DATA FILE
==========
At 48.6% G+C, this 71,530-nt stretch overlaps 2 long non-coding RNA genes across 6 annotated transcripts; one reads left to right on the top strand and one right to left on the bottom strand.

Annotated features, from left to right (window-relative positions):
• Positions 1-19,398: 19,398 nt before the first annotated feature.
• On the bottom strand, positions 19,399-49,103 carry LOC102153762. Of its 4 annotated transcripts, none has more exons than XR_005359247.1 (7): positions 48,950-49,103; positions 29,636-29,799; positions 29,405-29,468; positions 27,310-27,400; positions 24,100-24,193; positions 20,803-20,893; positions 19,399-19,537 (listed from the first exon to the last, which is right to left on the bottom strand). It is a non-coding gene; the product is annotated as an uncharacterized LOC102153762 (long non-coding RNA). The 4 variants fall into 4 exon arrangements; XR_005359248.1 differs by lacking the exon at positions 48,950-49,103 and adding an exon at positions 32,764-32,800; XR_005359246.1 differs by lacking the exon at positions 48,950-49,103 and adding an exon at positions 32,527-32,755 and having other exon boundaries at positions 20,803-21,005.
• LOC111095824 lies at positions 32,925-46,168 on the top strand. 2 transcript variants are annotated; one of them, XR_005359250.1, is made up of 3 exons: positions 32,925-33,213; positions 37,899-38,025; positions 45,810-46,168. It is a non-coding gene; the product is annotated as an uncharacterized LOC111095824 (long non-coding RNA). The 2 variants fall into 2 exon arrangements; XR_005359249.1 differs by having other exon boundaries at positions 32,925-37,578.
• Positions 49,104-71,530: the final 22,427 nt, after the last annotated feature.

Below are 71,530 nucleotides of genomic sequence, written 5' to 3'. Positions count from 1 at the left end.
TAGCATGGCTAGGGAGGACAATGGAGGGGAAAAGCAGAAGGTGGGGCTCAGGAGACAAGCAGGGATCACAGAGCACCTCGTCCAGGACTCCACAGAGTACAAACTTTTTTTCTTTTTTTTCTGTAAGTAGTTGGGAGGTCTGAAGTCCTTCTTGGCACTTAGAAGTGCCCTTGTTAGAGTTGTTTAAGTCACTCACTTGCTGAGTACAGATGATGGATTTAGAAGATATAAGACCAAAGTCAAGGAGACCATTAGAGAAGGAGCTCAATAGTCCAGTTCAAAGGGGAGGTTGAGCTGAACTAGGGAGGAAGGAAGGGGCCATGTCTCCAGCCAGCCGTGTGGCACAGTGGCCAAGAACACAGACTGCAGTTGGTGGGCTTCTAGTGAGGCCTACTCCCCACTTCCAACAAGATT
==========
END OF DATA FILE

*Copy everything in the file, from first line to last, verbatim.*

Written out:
At 48.6% G+C, this 71,530-nt stretch overlaps 2 long non-coding RNA genes across 6 annotated transcripts; one reads left to right on the top strand and one right to left on the bottom strand.

Annotated features, from left to right (window-relative positions):
• Positions 1-19,398: 19,398 nt before the first annotated feature.
• On the bottom strand, positions 19,399-49,103 carry LOC102153762. Of its 4 annotated transcripts, none has more exons than XR_005359247.1 (7): positions 48,950-49,103; positions 29,636-29,799; positions 29,405-29,468; positions 27,310-27,400; positions 24,100-24,193; positions 20,803-20,893; positions 19,399-19,537 (listed from the first exon to the last, which is right to left on the bottom strand). It is a non-coding gene; the product is annotated as an uncharacterized LOC102153762 (long non-coding RNA). The 4 variants fall into 4 exon arrangements; XR_005359248.1 differs by lacking the exon at positions 48,950-49,103 and adding an exon at positions 32,764-32,800; XR_005359246.1 differs by lacking the exon at positions 48,950-49,103 and adding an exon at positions 32,527-32,755 and having other exon boundaries at positions 20,803-21,005.
• LOC111095824 lies at positions 32,925-46,168 on the top strand. 2 transcript variants are annotated; one of them, XR_005359250.1, is made up of 3 exons: positions 32,925-33,213; positions 37,899-38,025; positions 45,810-46,168. It is a non-coding gene; the product is annotated as an uncharacterized LOC111095824 (long non-coding RNA). The 2 variants fall into 2 exon arrangements; XR_005359249.1 differs by having other exon boundaries at positions 32,925-37,578.
• Positions 49,104-71,530: the final 22,427 nt, after the last annotated feature.

Below are 71,530 nucleotides of genomic sequence, written 5' to 3'. Positions count from 1 at the left end.
TAGCATGGCTAGGGAGGACAATGGAGGGGAAAAGCAGAAGGTGGGGCTCAGGAGACAAGCAGGGATCACAGAGCACCTCGTCCAGGACTCCACAGAGTACAAACTTTTTTTCTTTTTTTTCTGTAAGTAGTTGGGAGGTCTGAAGTCCTTCTTGGCACTTAGAAGTGCCCTTGTTAGAGTTGTTTAAGTCACTCACTTGCTGAGTACAGATGATGGATTTAGAAGATATAAGACCAAAGTCAAGGAGACCATTAGAGAAGGAGCTCAATAGTCCAGTTCAAAGGGGAGGTTGAGCTGAACTAGGGAGGAAGGAAGGGGCCATGTCTCCAGCCAGCCGTGTGGCACAGTGGCCAAGAACACAGACTGCAGTTGGTGGGCTTCTAGTGAGGCCTACTCCCCACTTCCAACAAGATT